Baja desert-thorn Solanaceae Lycium
|Leaf: Alternate, simple, drought deciduous, 1/4 to 5/8 inch long, broadly obovate to spatulate, entire margins, blue to gray-green, somewhat thickened and fleshy.
Flower: Species is monoecious; narrow tubular, 4 (sometimes 5) lobed, 1/2 inch long, on a short stalk, white to pale lavender, appearing spring.
Fruit: Fleshy, orange-red, oval berries (resemble small tomatoes), 3/8 inch long, hang downward, ripen in early summer, edible.
Twig: Stiff, light ashy gray, and spine-tipped, leaves appear on short spurs.
Bark: Irregular, interlacing, shallow furrows with shreddy flat ridges.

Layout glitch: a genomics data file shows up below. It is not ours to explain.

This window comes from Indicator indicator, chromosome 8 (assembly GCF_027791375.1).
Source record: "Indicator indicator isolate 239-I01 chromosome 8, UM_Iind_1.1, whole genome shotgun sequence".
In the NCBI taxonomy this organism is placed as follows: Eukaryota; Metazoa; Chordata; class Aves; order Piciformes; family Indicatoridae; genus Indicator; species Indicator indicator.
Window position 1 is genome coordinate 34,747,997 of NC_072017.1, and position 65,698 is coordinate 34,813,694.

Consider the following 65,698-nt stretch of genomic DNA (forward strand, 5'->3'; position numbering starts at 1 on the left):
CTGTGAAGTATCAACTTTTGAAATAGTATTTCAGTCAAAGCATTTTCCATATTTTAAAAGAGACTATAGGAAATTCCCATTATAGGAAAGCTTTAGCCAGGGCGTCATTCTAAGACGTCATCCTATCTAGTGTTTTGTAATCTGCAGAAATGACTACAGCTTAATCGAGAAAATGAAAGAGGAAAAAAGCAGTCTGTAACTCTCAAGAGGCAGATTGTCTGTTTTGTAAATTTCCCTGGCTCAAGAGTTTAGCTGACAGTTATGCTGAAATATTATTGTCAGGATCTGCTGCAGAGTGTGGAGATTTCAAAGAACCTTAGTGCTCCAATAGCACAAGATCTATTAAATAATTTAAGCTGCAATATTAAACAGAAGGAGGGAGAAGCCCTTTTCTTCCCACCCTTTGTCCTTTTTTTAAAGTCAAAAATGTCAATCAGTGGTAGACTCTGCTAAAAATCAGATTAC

Form: Densely branched, spiny shrub up to 9 feet tall.
Looks like: Anderson boxthorn
- Fremont's desert-thorn
- bitter condalia
| Additional Range Information:
Lycium brevipes is native to North America.
Range may be expanded by planting.
See states reporting Baja desert-thorn.
| External Links:
USDA Plants Database
|© Copyright 2016, Virginia Tech|
Dept. of Forest Resources
and Environmental Conservation,
all rights reserved.
Photos and text by: John Seiler,
Edward Jensen, Alex Niemiera,
and John Peterson